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sale

[seyl] /seɪl/
noun
1.
the act of selling.
2.
a quantity sold.
3.
opportunity to sell; demand:
slow sale.
4.
a special disposal of goods, as at reduced prices.
5.
transfer of property for money or credit.
6.
an auction.
Idioms
7.
for sale, offered to be sold; made available to purchasers.
8.
on sale, able to be bought at reduced prices.
Origin
late Old English
1050
before 1050; Middle English; late Old English sala; cognate with Old Norse, Old High German sala. Cf. sell1
Related forms
intersale, noun
nonsale, noun
subsale, noun
Dictionary.com Unabridged
Based on the Random House Dictionary, © Random House, Inc. 2014.
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Examples from the web for sale
  • But the repayment of debt requires money made by the profitable production and sale of goods and services.
  • She who always worried about money was excited by the sums she had heard some writers were getting from the sale of their papers.
  • Purebred pets often come with a hefty price tag, but the value skyrockets when the animal for sale is an endangered species.
  • The receiver refused, offering to postpone the sale instead, but the farmers insisted that they go ahead.
  • The inspector general's report reviewed university procedures since the sale.
  • Live music, refreshments and gumbo cook-off merchandise for sale.
  • Proceeds from each sale go directly to the artists as well as their home communities.
  • Although it may be late in the year for a new lawn mower, an end-of-season sale could be enticing.
  • These so-called cluster tomatoes are cultured in hothouses for sale during seasons when field-grown crops aren't available.
  • As a result, the sale was called off and the college closed.
British Dictionary definitions for sale

sale

/seɪl/
noun
1.
the exchange of goods, property, or services for an agreed sum of money or credit
2.
the amount sold
3.
the opportunity to sell; market: there was no sale for luxuries
4.
the rate of selling or being sold: a slow sale of synthetic fabrics
5.
  1. an event at which goods are sold at reduced prices, usually to clear old stocks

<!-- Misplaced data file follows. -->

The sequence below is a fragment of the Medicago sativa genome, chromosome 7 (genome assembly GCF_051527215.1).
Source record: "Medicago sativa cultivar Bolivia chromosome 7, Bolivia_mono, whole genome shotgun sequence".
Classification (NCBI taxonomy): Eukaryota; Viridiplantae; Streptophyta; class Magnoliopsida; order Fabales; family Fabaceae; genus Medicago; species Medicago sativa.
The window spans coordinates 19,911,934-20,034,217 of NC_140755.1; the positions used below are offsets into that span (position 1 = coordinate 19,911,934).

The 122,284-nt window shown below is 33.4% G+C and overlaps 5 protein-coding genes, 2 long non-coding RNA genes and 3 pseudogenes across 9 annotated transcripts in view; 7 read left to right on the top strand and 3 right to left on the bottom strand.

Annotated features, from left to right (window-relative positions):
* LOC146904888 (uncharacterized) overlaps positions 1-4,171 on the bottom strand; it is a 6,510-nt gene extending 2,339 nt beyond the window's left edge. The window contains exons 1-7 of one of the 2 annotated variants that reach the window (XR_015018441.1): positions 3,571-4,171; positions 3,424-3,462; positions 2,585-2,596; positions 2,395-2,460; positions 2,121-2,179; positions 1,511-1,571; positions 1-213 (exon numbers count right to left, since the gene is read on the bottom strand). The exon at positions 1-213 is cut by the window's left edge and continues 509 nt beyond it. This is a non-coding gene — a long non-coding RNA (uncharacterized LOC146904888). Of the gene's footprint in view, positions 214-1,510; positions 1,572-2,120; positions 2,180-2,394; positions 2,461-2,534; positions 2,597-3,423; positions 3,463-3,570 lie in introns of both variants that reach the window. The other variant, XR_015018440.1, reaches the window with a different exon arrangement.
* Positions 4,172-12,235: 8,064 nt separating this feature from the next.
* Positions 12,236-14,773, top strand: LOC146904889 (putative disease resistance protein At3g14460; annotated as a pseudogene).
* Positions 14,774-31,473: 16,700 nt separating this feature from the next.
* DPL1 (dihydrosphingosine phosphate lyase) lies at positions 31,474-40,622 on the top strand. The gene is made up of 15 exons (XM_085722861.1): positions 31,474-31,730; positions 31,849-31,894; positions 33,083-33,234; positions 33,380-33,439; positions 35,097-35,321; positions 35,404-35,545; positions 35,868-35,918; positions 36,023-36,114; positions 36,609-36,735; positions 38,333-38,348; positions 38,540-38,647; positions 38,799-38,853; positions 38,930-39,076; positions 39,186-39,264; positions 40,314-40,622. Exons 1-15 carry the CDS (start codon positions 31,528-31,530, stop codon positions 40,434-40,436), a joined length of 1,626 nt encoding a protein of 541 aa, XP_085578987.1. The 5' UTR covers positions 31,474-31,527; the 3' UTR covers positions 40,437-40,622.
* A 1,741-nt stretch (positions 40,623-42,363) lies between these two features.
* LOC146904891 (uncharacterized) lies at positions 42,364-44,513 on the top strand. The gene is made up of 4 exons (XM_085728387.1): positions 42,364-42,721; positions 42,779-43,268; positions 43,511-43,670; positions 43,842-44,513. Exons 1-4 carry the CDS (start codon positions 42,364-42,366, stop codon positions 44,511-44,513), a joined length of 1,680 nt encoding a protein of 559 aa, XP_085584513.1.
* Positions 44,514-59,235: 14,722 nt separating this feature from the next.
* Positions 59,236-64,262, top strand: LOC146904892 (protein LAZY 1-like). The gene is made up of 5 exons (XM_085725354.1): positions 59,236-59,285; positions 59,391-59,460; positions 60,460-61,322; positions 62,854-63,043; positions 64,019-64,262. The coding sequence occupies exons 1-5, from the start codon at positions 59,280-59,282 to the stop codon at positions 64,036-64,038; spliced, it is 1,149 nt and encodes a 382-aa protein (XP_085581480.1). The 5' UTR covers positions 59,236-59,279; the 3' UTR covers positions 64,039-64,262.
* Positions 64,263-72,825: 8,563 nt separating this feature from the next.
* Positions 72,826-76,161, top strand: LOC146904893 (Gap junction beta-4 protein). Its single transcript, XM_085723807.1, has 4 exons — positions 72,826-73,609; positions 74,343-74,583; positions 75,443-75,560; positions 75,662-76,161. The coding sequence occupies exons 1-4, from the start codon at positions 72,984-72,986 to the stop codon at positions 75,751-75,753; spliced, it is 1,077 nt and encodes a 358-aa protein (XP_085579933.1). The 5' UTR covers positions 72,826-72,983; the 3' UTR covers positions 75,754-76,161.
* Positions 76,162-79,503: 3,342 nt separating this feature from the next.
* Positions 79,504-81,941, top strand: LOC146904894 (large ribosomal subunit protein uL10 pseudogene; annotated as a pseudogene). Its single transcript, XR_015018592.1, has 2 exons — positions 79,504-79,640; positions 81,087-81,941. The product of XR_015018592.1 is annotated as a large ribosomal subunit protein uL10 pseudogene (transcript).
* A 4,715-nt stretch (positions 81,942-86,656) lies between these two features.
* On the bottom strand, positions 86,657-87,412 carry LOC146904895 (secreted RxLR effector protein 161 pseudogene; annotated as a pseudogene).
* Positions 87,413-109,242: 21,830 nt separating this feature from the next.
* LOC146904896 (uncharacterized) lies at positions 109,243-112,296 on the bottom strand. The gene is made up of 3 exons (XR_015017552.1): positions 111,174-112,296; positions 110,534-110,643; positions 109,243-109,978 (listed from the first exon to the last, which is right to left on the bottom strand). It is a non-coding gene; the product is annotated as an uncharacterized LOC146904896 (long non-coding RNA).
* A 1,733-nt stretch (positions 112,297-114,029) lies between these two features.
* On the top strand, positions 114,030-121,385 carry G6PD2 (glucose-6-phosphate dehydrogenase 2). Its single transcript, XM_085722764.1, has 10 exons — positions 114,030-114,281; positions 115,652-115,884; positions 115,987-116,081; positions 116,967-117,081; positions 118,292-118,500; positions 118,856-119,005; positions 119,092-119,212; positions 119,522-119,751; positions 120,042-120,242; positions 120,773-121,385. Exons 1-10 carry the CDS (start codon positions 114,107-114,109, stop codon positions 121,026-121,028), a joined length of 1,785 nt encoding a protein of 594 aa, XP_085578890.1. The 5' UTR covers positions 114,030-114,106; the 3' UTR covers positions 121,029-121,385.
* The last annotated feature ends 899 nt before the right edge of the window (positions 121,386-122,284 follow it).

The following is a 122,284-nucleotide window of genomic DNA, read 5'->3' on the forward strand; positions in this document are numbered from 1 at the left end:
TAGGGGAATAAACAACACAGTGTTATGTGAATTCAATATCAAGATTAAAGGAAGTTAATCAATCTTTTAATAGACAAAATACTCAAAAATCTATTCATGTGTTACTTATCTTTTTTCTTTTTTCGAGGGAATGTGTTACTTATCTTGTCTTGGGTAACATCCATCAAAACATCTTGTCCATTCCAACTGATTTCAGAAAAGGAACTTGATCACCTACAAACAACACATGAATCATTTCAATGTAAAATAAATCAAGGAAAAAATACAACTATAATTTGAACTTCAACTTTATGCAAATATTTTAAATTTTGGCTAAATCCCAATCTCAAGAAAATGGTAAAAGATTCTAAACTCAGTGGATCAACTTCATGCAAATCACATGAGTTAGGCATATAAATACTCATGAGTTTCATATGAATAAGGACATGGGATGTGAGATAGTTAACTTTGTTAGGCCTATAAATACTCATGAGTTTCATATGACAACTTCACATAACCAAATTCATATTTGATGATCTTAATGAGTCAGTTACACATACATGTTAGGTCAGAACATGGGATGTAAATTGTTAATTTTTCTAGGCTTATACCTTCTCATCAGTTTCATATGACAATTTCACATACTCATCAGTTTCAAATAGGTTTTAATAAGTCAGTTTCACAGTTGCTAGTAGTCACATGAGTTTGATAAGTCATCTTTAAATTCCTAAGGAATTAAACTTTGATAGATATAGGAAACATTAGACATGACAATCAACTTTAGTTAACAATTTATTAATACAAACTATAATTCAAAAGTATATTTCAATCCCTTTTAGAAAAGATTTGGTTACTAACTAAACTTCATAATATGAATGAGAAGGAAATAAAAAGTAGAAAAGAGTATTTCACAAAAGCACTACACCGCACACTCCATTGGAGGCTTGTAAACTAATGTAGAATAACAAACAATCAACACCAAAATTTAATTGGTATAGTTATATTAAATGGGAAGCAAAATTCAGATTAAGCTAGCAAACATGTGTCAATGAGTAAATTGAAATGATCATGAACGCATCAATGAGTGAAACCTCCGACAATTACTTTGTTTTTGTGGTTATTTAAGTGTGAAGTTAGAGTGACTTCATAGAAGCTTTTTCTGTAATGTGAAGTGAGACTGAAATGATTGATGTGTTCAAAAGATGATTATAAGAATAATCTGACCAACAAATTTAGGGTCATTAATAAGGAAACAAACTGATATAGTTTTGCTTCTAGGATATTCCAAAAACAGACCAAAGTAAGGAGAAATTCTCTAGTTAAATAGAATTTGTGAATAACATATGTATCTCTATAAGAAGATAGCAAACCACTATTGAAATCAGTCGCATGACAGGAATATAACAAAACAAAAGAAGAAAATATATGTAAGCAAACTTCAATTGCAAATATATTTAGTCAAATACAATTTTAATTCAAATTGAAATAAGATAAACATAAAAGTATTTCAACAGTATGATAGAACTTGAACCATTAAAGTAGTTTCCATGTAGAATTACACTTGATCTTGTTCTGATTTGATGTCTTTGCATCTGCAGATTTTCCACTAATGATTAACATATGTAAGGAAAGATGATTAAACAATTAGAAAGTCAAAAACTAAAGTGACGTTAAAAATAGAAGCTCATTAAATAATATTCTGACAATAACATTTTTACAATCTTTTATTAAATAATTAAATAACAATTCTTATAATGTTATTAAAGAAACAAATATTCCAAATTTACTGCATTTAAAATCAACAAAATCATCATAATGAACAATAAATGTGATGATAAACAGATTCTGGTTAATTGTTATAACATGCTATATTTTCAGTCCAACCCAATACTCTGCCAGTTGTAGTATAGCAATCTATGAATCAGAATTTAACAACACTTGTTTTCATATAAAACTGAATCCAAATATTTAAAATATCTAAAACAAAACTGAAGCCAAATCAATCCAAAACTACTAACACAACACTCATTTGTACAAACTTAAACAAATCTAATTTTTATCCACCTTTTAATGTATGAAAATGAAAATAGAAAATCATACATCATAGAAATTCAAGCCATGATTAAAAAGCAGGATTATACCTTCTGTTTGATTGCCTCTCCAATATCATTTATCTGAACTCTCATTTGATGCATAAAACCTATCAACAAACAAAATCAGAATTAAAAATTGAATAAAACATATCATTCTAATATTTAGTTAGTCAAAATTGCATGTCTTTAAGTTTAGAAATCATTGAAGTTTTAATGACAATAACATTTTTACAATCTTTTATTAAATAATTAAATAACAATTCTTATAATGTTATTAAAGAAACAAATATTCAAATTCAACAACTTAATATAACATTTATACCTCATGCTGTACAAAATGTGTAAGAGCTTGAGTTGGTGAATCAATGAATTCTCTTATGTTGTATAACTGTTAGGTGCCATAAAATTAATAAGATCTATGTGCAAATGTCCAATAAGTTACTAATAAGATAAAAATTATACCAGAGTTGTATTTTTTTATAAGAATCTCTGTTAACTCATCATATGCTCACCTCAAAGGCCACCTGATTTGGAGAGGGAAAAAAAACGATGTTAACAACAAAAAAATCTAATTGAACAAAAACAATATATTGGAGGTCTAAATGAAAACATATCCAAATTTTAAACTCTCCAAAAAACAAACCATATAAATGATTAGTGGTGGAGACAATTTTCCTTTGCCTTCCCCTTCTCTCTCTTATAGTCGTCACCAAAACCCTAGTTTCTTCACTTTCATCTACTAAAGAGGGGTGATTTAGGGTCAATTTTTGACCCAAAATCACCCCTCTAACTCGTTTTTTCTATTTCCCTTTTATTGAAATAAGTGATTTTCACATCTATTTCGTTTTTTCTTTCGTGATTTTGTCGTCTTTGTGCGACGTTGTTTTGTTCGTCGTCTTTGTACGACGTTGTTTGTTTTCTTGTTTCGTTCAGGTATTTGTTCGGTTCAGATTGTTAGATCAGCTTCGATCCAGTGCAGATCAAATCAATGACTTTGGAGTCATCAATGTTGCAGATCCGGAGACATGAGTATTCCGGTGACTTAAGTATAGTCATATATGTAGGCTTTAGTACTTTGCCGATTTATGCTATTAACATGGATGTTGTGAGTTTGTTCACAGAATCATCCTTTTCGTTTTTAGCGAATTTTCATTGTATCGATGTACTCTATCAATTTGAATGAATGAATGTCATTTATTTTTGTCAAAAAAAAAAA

2. (as modifier): sale bargains
6.
an auction
Word Origin
Old English sala, from Old Norse sala. See also sell

Sale

/seɪl/
noun
1.
a town in NW England, in Trafford unitary authority, Greater Manchester: a residential suburb of Manchester. Pop: 55 234 (2001)
2.
a city in SE Australia, in SE Victoria: centre of an agricultural region. Pop: 12 854 (2001)

Salé

/French sale/
noun
1.
a port in NW Morocco, on the Atlantic adjoining Rabat. Pop: 880 000 (2003)
Collins English Dictionary - Complete & Unabridged 2012 Digital Edition
© William Collins Sons & Co. Ltd. 1979, 1986 © HarperCollins
Publishers 1998, 2000, 2003, 2005, 2006, 2007, 2009, 2012
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Word Origin and History for sale
n.

late Old English sala "a sale, act of selling," from a Scandinavian source such as Old Norse sala "sale," from Proto-Germanic *salo (cf. Old High German sala, Swedish salu, Danish salg), from PIE root *sal- (3) "to grasp, take." Sense of "a selling of shop goods at lower prices than usual" first appeared 1866. Sales tax attested by 1886. Sales associate by 1946. Sales representative is from 1910.

Online Etymology Dictionary, © 2010 Douglas Harper
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Idioms and Phrases with sale
The American Heritage® Idioms Dictionary
Copyright © 2002, 2001, 1995 by Houghton Mifflin Company. Published by Houghton Mifflin Company.
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4
5
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